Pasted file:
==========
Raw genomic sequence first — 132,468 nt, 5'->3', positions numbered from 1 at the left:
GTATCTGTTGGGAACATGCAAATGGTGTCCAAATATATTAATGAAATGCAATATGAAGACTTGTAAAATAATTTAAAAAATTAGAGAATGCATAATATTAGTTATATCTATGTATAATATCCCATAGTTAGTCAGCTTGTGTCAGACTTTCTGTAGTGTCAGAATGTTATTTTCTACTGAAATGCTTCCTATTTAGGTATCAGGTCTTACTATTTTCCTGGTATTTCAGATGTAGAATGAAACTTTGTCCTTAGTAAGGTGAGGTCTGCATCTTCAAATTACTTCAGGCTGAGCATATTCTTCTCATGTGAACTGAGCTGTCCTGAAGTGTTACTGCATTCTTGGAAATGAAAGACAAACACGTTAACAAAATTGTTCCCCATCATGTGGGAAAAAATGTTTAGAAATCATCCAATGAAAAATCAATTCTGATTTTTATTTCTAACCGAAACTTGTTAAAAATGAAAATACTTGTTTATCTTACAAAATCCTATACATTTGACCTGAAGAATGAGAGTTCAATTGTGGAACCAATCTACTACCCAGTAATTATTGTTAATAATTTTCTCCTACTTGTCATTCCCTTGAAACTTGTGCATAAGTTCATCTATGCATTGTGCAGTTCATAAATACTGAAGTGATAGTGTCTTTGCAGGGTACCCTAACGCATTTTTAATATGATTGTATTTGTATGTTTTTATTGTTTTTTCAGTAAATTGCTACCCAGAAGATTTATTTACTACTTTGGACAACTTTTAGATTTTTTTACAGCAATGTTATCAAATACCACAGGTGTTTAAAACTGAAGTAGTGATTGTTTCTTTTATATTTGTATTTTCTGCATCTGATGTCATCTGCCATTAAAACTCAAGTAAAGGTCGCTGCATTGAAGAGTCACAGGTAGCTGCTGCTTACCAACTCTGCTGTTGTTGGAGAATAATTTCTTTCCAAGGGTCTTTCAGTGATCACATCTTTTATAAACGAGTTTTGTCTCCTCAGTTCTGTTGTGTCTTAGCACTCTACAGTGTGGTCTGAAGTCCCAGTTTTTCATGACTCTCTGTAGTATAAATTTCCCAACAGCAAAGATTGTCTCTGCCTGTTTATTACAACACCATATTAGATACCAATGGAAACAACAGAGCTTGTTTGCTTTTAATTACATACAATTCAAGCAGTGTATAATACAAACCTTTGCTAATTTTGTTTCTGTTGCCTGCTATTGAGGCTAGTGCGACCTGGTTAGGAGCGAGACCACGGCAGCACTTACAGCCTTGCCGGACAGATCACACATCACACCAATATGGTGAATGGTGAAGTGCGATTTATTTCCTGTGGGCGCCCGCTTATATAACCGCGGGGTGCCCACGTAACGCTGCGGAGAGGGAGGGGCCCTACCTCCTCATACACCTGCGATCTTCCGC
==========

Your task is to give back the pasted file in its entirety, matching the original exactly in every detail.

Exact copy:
Raw genomic sequence first — 132,468 nt, 5'->3', positions numbered from 1 at the left:
GTATCTGTTGGGAACATGCAAATGGTGTCCAAATATATTAATGAAATGCAATATGAAGACTTGTAAAATAATTTAAAAAATTAGAGAATGCATAATATTAGTTATATCTATGTATAATATCCCATAGTTAGTCAGCTTGTGTCAGACTTTCTGTAGTGTCAGAATGTTATTTTCTACTGAAATGCTTCCTATTTAGGTATCAGGTCTTACTATTTTCCTGGTATTTCAGATGTAGAATGAAACTTTGTCCTTAGTAAGGTGAGGTCTGCATCTTCAAATTACTTCAGGCTGAGCATATTCTTCTCATGTGAACTGAGCTGTCCTGAAGTGTTACTGCATTCTTGGAAATGAAAGACAAACACGTTAACAAAATTGTTCCCCATCATGTGGGAAAAAATGTTTAGAAATCATCCAATGAAAAATCAATTCTGATTTTTATTTCTAACCGAAACTTGTTAAAAATGAAAATACTTGTTTATCTTACAAAATCCTATACATTTGACCTGAAGAATGAGAGTTCAATTGTGGAACCAATCTACTACCCAGTAATTATTGTTAATAATTTTCTCCTACTTGTCATTCCCTTGAAACTTGTGCATAAGTTCATCTATGCATTGTGCAGTTCATAAATACTGAAGTGATAGTGTCTTTGCAGGGTACCCTAACGCATTTTTAATATGATTGTATTTGTATGTTTTTATTGTTTTTTCAGTAAATTGCTACCCAGAAGATTTATTTACTACTTTGGACAACTTTTAGATTTTTTTACAGCAATGTTATCAAATACCACAGGTGTTTAAAACTGAAGTAGTGATTGTTTCTTTTATATTTGTATTTTCTGCATCTGATGTCATCTGCCATTAAAACTCAAGTAAAGGTCGCTGCATTGAAGAGTCACAGGTAGCTGCTGCTTACCAACTCTGCTGTTGTTGGAGAATAATTTCTTTCCAAGGGTCTTTCAGTGATCACATCTTTTATAAACGAGTTTTGTCTCCTCAGTTCTGTTGTGTCTTAGCACTCTACAGTGTGGTCTGAAGTCCCAGTTTTTCATGACTCTCTGTAGTATAAATTTCCCAACAGCAAAGATTGTCTCTGCCTGTTTATTACAACACCATATTAGATACCAATGGAAACAACAGAGCTTGTTTGCTTTTAATTACATACAATTCAAGCAGTGTATAATACAAACCTTTGCTAATTTTGTTTCTGTTGCCTGCTATTGAGGCTAGTGCGACCTGGTTAGGAGCGAGACCACGGCAGCACTTACAGCCTTGCCGGACAGATCACACATCACACCAATATGGTGAATGGTGAAGTGCGATTTATTTCCTGTGGGCGCCCGCTTATATAACCGCGGGGTGCCCACGTAACGCTGCGGAGAGGGAGGGGCCCTACCTCCTCATACACCTGCGATCTTCCGC